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Gavin Newsom adds a new plank to his 2018 campaign for California governor — a statewide universal healthcare system

Lt. Gov. Gavin Newsom. (Jenna Schoenefeld / For The Times)
Lt. Gov. Gavin Newsom. (Jenna Schoenefeld / For The Times)

In his 2018 bid for governor of California, Democratic Lt. Gov. Gavin Newsom told the the Sacramento Bee he'll propose a universal healthcare system for the state, a response to ongoing efforts by President Trump and the Republican-led Congress to replace the Affordable Care Act.

With the proposal, which is modeled on a city program he supported while mayor of San Francisco, Newsom is trying to stake a claim to an issue that may become pivotal in the contested race, especially among his biggest Democratic rivals.

Newsom told the Bee he's consulting with healthcare leaders to craft a statewide system.

Healthy San Francisco, the first-in-the-nation, city-run universal healthcare effort he conceived, is funded in part by an employer mandate and covers uninsured adults living in San Francisco. Launched in 2007, the plan enrolls all residents without health insurance, regardless of their income, immigration status or existing medical conditions.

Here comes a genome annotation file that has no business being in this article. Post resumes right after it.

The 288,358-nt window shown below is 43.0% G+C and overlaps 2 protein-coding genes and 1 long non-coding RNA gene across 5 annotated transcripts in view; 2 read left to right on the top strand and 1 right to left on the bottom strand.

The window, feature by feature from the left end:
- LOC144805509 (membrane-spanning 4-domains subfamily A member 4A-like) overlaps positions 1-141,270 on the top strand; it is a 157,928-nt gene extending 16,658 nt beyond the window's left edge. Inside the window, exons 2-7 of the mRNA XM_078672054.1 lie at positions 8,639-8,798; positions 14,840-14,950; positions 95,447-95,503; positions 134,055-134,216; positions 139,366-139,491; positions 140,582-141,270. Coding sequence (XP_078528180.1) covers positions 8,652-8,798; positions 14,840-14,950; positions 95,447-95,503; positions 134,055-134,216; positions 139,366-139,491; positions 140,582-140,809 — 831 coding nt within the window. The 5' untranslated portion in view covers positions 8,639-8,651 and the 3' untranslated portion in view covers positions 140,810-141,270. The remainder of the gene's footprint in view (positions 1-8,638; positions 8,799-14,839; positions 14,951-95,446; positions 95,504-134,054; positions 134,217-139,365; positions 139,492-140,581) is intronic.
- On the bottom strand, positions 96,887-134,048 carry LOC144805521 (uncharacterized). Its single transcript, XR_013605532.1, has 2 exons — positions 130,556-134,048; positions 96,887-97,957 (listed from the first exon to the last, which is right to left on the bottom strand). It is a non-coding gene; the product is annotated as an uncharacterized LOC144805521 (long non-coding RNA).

The California Legislature already has started exploring the idea of a adopting a state-run “single-payer” system that would operate similar to Medicare.

State Sen. Ricardo Lara (D-Bell Gardens) introduced a bill in late February that would make California the first state to adopt a single-payer system. In a single-payer system, residents would pay into a state agency that essentially functions as an insurance company. The agency would pay doctors and hospitals when people sought treatment.

Bills establishing single-payer healthcare systems made it through the Legislature in 2006 and 2008 only to be vetoed by then-Gov. Arnold Schwarzenegger.

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